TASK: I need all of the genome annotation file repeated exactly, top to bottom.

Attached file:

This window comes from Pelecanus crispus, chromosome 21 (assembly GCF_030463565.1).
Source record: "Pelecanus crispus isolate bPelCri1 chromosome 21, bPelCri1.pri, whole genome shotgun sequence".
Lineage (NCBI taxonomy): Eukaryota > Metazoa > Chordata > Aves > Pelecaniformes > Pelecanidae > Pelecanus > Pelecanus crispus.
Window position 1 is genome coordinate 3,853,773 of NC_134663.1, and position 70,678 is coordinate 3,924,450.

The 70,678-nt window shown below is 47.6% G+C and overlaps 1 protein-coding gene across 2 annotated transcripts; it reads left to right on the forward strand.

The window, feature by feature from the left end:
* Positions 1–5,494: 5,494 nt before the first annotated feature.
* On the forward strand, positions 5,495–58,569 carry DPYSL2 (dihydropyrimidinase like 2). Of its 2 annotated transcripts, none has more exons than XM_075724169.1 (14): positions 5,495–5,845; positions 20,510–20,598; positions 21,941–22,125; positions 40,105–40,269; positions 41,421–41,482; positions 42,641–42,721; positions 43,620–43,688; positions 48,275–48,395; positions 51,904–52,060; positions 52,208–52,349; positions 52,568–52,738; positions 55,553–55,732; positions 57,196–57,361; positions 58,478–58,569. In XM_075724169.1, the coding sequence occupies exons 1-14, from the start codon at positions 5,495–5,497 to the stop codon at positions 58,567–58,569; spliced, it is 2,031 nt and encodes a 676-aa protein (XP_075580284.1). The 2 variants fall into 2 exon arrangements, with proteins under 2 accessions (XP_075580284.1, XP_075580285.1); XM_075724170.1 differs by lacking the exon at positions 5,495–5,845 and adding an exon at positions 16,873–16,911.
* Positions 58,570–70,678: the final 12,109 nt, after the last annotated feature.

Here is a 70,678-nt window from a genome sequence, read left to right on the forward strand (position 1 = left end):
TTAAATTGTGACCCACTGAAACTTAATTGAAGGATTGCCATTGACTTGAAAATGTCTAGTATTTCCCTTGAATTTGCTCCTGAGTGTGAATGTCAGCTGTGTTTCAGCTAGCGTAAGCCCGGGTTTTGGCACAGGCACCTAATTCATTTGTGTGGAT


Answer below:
This window comes from Pelecanus crispus, chromosome 21 (assembly GCF_030463565.1).
Source record: "Pelecanus crispus isolate bPelCri1 chromosome 21, bPelCri1.pri, whole genome shotgun sequence".
Lineage (NCBI taxonomy): Eukaryota > Metazoa > Chordata > Aves > Pelecaniformes > Pelecanidae > Pelecanus > Pelecanus crispus.
Window position 1 is genome coordinate 3,853,773 of NC_134663.1, and position 70,678 is coordinate 3,924,450.

The 70,678-nt window shown below is 47.6% G+C and overlaps 1 protein-coding gene across 2 annotated transcripts; it reads left to right on the forward strand.

The window, feature by feature from the left end:
* Positions 1–5,494: 5,494 nt before the first annotated feature.
* On the forward strand, positions 5,495–58,569 carry DPYSL2 (dihydropyrimidinase like 2). Of its 2 annotated transcripts, none has more exons than XM_075724169.1 (14): positions 5,495–5,845; positions 20,510–20,598; positions 21,941–22,125; positions 40,105–40,269; positions 41,421–41,482; positions 42,641–42,721; positions 43,620–43,688; positions 48,275–48,395; positions 51,904–52,060; positions 52,208–52,349; positions 52,568–52,738; positions 55,553–55,732; positions 57,196–57,361; positions 58,478–58,569. In XM_075724169.1, the coding sequence occupies exons 1-14, from the start codon at positions 5,495–5,497 to the stop codon at positions 58,567–58,569; spliced, it is 2,031 nt and encodes a 676-aa protein (XP_075580284.1). The 2 variants fall into 2 exon arrangements, with proteins under 2 accessions (XP_075580284.1, XP_075580285.1); XM_075724170.1 differs by lacking the exon at positions 5,495–5,845 and adding an exon at positions 16,873–16,911.
* Positions 58,570–70,678: the final 12,109 nt, after the last annotated feature.

Here is a 70,678-nt window from a genome sequence, read left to right on the forward strand (position 1 = left end):
TTAAATTGTGACCCACTGAAACTTAATTGAAGGATTGCCATTGACTTGAAAATGTCTAGTATTTCCCTTGAATTTGCTCCTGAGTGTGAATGTCAGCTGTGTTTCAGCTAGCGTAAGCCCGGGTTTTGGCACAGGCACCTAATTCATTTGTGTGGAT